Autistic Boy’s Death Ruled a Homicide

Print More

The 8-year-old autistic boy who died during a weekend prayer service suffocated after a church elder sat on his chest, the Milwaukee Journal-Sentinel reports. The Milwaukee County medical examiner’s office has ruled the death a homicide.

Ray Hemphill, sat on the chest of Terrance Cottrell Jr., 8, during a prayer service Friday for the autistic boy, police say. Terrance suffocated, according to the medical examiner’s office.

But prosecutors Monday said state laws about religious healing practices are complicating decisions about whether to charge the man accused of being involved. Though police say the elder told them he sat on the boy’s chest, a woman who participated in the fatal prayer session said he had only lain across it.

Terrance Cottrell Jr. died Friday night at the Faith Temple Church of the Apostolic Faith on Milwaukee’s northwest side. The cause was “mechanical asphyxia due to external chest compression,” according to the medical examiner’s office.

Church leaders and a neighbor had identified the boy as Torrance Cantrell over the weekend, when police would not confirm his identity. Monday, the boy’s father and the medical examiner provided the corrected spelling of his name.

A high-ranking Milwaukee police source said Ray Hemphill told investigators that he would sit on the boy’s chest for up to two hours at a time during prayer services at the small storefront church at 8709 W. Fond du Lac Ave. The nightly prayer services started three weeks ago, police say Hemphill told them.

According to the jail records, Hemphill, who was arrested Saturday, weighs 157 pounds. The boy’s weight was unknown.

Hemphill, 45, is being held on suspicion of physical abuse of a child, a felony. Milwaukee police Capt. Nan Hegerty said Monday that she does not expect anyone else to be arrested in the case.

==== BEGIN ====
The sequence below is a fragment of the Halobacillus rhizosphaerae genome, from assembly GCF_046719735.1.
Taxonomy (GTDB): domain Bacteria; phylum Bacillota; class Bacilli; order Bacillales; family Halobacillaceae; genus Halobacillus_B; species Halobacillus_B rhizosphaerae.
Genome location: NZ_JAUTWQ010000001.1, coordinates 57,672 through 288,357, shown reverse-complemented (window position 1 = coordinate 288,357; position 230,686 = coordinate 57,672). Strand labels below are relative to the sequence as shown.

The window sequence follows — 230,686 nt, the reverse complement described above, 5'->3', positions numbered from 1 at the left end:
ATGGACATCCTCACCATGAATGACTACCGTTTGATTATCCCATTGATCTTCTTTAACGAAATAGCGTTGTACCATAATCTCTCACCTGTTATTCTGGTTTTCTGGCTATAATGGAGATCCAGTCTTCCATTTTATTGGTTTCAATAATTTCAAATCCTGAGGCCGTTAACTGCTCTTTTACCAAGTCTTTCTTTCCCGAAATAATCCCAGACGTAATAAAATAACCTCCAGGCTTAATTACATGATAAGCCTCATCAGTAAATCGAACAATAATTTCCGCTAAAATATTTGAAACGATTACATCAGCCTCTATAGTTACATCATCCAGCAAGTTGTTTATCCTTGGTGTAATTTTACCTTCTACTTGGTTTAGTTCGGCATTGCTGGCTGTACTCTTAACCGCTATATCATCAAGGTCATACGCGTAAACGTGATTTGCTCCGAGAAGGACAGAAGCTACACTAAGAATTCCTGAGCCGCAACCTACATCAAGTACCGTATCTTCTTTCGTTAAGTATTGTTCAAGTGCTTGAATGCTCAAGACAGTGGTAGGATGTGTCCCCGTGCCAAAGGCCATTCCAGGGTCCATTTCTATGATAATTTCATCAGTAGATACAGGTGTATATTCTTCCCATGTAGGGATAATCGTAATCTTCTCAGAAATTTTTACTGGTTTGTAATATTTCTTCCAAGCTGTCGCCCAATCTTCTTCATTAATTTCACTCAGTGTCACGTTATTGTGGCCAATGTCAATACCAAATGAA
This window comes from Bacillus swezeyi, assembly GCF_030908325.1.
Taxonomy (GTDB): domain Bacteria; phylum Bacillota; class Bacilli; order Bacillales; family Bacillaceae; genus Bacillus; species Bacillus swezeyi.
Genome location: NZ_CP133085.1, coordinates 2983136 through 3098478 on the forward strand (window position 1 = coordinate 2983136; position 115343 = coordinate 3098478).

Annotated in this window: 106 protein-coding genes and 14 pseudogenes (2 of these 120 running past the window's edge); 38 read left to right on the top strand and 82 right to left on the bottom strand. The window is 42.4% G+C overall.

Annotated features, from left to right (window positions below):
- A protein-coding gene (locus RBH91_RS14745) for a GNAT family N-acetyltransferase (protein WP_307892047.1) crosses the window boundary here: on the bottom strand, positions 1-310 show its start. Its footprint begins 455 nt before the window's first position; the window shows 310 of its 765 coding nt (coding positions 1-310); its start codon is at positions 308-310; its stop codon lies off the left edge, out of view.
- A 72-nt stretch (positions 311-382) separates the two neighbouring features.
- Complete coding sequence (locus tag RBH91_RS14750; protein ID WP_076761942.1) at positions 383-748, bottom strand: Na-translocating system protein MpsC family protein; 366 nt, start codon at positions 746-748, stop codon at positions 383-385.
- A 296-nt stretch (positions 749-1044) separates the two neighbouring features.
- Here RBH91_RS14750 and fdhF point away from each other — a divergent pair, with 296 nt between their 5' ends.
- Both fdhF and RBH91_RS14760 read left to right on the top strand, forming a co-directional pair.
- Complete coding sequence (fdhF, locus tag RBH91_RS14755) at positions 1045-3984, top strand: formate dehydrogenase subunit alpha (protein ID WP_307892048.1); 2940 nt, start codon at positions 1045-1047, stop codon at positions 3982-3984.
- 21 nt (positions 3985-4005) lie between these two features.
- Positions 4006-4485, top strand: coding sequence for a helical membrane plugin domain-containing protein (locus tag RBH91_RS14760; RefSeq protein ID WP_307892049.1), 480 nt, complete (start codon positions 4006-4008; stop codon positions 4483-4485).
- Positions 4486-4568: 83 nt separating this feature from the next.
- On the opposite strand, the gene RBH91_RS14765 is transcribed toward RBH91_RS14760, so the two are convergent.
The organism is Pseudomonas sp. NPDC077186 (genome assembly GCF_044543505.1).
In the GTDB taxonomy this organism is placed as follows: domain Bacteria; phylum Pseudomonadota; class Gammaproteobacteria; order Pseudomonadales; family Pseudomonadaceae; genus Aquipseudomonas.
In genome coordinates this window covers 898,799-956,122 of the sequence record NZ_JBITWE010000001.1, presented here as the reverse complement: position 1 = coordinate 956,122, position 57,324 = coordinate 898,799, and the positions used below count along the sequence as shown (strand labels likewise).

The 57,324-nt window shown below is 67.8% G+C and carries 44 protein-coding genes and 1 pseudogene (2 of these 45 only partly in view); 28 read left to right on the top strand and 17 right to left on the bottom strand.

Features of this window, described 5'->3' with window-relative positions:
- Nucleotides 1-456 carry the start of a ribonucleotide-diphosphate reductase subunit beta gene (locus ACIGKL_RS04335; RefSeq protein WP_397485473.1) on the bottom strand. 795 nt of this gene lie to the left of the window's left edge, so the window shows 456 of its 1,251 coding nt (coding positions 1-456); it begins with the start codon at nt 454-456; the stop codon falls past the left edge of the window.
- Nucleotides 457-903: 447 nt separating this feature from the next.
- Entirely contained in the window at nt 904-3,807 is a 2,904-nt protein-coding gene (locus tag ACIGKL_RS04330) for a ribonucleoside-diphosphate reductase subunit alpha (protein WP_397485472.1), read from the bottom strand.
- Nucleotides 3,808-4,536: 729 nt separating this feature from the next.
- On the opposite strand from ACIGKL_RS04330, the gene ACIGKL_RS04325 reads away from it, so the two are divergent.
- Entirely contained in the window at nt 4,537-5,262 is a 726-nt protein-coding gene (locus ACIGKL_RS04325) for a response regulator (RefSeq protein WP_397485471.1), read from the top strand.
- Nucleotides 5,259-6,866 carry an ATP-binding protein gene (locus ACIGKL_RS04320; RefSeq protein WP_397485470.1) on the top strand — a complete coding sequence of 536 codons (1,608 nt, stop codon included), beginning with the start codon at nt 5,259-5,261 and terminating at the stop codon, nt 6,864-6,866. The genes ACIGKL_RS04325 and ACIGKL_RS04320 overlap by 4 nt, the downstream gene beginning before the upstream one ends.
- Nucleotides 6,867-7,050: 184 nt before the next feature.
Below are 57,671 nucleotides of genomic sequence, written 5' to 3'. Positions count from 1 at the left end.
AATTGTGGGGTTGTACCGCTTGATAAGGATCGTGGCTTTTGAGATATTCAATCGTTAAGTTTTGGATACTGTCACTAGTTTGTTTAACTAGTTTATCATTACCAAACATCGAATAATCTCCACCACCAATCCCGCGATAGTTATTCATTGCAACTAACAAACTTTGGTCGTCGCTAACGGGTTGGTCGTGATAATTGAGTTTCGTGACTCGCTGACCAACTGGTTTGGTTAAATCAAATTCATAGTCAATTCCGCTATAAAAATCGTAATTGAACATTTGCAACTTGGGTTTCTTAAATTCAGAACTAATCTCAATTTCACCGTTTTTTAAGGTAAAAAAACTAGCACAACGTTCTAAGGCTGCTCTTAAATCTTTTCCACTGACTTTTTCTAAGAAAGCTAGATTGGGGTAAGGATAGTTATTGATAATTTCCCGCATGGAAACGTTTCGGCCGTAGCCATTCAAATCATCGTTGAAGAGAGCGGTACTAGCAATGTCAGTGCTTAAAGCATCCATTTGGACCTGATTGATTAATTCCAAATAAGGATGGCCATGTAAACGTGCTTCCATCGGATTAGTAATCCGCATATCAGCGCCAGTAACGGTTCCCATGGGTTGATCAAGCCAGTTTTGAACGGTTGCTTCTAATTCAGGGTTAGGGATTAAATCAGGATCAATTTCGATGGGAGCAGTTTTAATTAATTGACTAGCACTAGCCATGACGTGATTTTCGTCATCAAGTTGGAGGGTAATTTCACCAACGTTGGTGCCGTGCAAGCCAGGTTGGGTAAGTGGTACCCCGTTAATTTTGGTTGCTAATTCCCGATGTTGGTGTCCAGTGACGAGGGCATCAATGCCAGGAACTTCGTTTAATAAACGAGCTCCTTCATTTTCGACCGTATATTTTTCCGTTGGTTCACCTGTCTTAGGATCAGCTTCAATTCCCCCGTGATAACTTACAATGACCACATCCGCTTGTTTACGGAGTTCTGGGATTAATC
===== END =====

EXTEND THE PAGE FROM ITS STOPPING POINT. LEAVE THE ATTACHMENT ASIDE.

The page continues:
District Attorney E. Michael McCann said Monday he and other prosecutors met with Medical Examiner Jeffrey Jentzen to review the case.

The fact that Terrance died during what the participants called a prayer service adds legal complications, McCann said.

“The statutes have usually arisen in the context of non-treatment where simply prayer was used,” McCann said.

Wisconsin law makes it a felony to intentionally cause bodily harm to a child. But a subsection reads: “TREATMENT THROUGH PRAYER. A person is not guilty of an offense under this section solely because he or she provides a child with treatment by spiritual means through prayer alone for healing in accordance with the religious method of healing permitted” under other statutes “in lieu of medical or surgical treatment.”

The allegations of physical restraint are the legal wrinkle, McCann said. David Hemphill has said sheets were used to help control the boy during the healing.

Another section reads that a determination of abuse or neglect “may not be based solely on the fact that the child’s parent, guardian or legal custodian in good faith selects and relies on prayer or other religious means for treatment of disease or for remedial care of the child.”


Comments are closed.


You have Free articles left this month.

Want access to all our reporting? Subscribe for unlimited access or login.